The level of study has in particular an influence on how people analyse skills gained at school. A higher number of workers with a vocational certificate (CATP, CITP, CCM) considered the skills gained at school sufficient to integrate and develop within the labour market.

03 Experience of continuing training

More than half of the working people surveyed thought that training is aimed first and foremost at working individuals. 

Of those questioned, 9 out of 10 saw continuing training as a means of improving their skills and increasing their value on the labour market, or to better meet the needs of their employer.

In addition, 9 out of 10 people had already attended a training course for their work, or on a personal basis.

Most training courses attended were for work purposes (77%), However, 1 in 10 working people had never attended a training course.

Obstacles to continuing training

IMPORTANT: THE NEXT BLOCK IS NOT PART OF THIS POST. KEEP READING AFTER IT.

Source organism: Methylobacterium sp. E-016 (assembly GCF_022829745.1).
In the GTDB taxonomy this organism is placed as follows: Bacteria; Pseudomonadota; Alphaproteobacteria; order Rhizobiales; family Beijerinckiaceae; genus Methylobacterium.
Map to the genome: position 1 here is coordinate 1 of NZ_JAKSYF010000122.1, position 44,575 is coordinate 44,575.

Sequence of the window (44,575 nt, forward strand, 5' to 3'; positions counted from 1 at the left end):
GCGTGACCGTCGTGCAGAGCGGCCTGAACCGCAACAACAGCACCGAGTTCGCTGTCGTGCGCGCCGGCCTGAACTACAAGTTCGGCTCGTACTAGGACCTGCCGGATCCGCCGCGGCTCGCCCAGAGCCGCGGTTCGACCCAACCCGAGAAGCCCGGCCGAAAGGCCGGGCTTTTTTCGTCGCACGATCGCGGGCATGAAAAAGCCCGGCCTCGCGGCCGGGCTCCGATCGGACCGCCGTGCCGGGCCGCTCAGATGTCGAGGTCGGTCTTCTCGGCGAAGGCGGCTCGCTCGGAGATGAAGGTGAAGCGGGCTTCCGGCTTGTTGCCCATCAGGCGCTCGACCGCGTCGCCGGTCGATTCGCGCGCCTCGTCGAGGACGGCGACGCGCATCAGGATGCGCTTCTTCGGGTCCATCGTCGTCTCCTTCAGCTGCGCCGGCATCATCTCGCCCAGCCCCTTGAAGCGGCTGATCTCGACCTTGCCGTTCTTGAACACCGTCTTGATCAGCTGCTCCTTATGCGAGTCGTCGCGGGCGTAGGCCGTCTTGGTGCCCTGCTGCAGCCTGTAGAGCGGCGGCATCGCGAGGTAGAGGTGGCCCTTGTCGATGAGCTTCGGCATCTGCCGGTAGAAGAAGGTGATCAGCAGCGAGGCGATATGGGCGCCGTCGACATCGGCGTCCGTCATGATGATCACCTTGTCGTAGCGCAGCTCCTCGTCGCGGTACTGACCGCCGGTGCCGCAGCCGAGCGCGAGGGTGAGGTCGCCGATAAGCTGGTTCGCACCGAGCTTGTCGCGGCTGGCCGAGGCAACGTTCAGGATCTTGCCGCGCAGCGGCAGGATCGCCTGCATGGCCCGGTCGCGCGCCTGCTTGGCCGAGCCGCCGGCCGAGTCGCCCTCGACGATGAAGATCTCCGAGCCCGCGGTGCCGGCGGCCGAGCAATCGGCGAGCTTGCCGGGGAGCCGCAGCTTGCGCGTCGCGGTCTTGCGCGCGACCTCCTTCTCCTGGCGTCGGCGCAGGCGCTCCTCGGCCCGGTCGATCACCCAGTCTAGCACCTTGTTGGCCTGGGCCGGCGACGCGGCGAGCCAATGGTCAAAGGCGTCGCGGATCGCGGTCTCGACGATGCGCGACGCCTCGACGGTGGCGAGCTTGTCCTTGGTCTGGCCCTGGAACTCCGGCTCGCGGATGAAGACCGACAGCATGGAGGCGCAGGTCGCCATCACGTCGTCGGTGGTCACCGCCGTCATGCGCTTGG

Organisation of private life constitutes the biggest obstacle to training out of working time.

54% of working people mentioned family commitments and organisation of their private life as the main hindrance to continuing training out of working time.

This is particularly true for people aged from 35 to 44 (60%) and 25-34 (54%). These age groups are indeed generally the most affected by family constraints (young children or children still under their care).

One third of working people did not consider there to be any obstacles to training during their working time.

Amongst the obstacles mentioned, 42% of the working population considered that the volume of their workload may prevent participation in training courses during working hours. This obstacle is cited more often by cross-border workers (47%) than residents (38%).

04 The stakeholders of continuing training

Main stakeholder: the employee

For 6 out of 10 (or 59% of) working people, the employee is responsible for taking the initiative on a continuing training project. Young workers (68% of 18-24-year olds) are more likely to think that the employee should be responsible for his/her own training. In addition, most working people (62%) believe that training benefits the employee first and foremost, followed by the employer (31%).

On the other hand, nearly 7 out of every 10 working people (or 67%) believe that training should be paid by the employer.